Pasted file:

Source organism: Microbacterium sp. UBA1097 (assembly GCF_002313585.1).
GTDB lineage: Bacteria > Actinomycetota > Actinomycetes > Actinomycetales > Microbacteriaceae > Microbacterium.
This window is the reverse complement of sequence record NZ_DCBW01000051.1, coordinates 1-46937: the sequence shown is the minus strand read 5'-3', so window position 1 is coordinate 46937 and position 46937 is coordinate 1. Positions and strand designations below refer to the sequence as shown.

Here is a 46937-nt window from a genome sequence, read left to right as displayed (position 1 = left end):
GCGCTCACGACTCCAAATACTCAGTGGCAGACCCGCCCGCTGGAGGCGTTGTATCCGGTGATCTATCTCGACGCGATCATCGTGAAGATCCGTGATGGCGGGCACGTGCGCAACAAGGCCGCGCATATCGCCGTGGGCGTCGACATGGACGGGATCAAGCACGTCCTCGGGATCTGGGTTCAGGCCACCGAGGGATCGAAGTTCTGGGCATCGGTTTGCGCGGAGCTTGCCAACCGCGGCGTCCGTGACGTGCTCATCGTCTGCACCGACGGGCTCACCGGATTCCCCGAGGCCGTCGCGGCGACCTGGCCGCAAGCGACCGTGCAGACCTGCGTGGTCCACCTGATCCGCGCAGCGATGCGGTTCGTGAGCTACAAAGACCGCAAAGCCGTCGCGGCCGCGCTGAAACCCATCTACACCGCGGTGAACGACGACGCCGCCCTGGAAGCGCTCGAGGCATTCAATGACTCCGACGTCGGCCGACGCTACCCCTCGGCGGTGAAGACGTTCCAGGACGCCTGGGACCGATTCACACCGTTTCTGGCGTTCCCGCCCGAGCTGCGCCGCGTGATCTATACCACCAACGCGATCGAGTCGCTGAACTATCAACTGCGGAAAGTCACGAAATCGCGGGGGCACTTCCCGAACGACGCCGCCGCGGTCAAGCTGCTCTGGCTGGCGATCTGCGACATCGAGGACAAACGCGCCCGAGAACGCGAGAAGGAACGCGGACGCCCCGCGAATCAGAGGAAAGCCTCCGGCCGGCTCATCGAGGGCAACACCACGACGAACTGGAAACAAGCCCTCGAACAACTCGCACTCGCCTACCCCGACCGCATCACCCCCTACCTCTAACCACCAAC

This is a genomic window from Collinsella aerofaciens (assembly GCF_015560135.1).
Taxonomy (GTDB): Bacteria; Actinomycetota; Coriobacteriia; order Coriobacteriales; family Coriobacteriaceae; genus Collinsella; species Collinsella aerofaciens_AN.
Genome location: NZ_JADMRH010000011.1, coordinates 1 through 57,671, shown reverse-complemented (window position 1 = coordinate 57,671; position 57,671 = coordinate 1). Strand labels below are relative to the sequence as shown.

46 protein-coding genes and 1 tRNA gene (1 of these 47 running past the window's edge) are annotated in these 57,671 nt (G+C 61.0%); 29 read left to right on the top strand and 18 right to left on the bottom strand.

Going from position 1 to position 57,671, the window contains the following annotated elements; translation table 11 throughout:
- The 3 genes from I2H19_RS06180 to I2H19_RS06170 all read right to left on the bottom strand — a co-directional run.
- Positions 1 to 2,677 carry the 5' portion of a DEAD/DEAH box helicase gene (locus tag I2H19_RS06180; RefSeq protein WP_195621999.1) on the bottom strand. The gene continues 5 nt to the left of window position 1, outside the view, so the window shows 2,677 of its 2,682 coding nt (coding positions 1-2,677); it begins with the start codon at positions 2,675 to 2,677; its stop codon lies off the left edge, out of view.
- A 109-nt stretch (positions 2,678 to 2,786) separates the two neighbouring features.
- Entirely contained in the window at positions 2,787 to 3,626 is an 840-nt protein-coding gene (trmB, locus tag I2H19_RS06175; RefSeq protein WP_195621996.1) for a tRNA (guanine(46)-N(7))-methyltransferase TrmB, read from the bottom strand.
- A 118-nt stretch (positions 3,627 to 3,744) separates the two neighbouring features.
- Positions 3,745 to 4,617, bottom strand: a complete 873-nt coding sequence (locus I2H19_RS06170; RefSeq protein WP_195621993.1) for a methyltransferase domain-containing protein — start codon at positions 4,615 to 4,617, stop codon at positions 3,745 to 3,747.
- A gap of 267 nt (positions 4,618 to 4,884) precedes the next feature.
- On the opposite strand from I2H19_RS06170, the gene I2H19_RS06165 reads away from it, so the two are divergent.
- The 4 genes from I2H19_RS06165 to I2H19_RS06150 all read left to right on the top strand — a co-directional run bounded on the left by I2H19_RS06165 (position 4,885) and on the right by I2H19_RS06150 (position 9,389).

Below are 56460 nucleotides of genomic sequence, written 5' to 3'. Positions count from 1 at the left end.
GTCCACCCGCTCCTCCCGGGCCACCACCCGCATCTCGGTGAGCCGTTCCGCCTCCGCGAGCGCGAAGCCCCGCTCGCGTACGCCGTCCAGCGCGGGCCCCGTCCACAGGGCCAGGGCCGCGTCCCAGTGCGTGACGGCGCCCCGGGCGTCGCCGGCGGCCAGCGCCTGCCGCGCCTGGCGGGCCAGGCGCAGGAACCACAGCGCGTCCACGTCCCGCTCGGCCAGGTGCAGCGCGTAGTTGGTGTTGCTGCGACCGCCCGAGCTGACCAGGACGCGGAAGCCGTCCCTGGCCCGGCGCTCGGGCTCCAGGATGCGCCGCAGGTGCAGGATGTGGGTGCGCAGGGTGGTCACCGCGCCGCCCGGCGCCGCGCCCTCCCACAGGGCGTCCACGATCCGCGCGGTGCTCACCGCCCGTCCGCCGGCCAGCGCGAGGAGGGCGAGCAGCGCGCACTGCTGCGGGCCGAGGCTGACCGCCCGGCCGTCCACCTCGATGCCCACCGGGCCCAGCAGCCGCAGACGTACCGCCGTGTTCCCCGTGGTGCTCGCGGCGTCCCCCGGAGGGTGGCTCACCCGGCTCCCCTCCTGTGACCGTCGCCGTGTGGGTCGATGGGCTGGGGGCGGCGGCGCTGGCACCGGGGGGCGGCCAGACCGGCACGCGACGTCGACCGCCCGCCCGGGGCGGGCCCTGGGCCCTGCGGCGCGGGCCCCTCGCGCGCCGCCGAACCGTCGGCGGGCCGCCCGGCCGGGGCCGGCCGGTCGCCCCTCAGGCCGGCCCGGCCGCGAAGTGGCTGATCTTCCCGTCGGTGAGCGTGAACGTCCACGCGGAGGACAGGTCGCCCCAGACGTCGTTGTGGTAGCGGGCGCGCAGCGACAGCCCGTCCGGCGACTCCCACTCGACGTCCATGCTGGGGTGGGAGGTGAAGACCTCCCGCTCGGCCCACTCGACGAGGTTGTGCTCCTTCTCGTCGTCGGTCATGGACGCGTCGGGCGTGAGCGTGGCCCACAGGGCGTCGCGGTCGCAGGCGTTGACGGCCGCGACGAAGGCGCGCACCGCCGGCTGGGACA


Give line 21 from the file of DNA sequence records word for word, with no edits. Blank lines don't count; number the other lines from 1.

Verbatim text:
GTCCACCCGCTCCTCCCGGGCCACCACCCGCATCTCGGTGAGCCGTTCCGCCTCCGCGAGCGCGAAGCCCCGCTCGCGTACGCCGTCCAGCGCGGGCCCCGTCCACAGGGCCAGGGCCGCGTCCCAGTGCGTGACGGCGCCCCGGGCGTCGCCGGCGGCCAGCGCCTGCCGCGCCTGGCGGGCCAGGCGCAGGAACCACAGCGCGTCCACGTCCCGCTCGGCCAGGTGCAGCGCGTAGTTGGTGTTGCTGCGACCGCCCGAGCTGACCAGGACGCGGAAGCCGTCCCTGGCCCGGCGCTCGGGCTCCAGGATGCGCCGCAGGTGCAGGATGTGGGTGCGCAGGGTGGTCACCGCGCCGCCCGGCGCCGCGCCCTCCCACAGGGCGTCCACGATCCGCGCGGTGCTCACCGCCCGTCCGCCGGCCAGCGCGAGGAGGGCGAGCAGCGCGCACTGCTGCGGGCCGAGGCTGACCGCCCGGCCGTCCACCTCGATGCCCACCGGGCCCAGCAGCCGCAGACGTACCGCCGTGTTCCCCGTGGTGCTCGCGGCGTCCCCCGGAGGGTGGCTCACCCGGCTCCCCTCCTGTGACCGTCGCCGTGTGGGTCGATGGGCTGGGGGCGGCGGCGCTGGCACCGGGGGGCGGCCAGACCGGCACGCGACGTCGACCGCCCGCCCGGGGCGGGCCCTGGGCCCTGCGGCGCGGGCCCCTCGCGCGCCGCCGAACCGTCGGCGGGCCGCCCGGCCGGGGCCGGCCGGTCGCCCCTCAGGCCGGCCCGGCCGCGAAGTGGCTGATCTTCCCGTCGGTGAGCGTGAACGTCCACGCGGAGGACAGGTCGCCCCAGACGTCGTTGTGGTAGCGGGCGCGCAGCGACAGCCCGTCCGGCGACTCCCACTCGACGTCCATGCTGGGGTGGGAGGTGAAGACCTCCCGCTCGGCCCACTCGACGAGGTTGTGCTCCTTCTCGTCGTCGGTCATGGACGCGTCGGGCGTGAGCGTGGCCCACAGGGCGTCGCGGTCGCAGGCGTTGACGGCCGCGACGAAGGCGCGCACCGCCGGCTGGGACA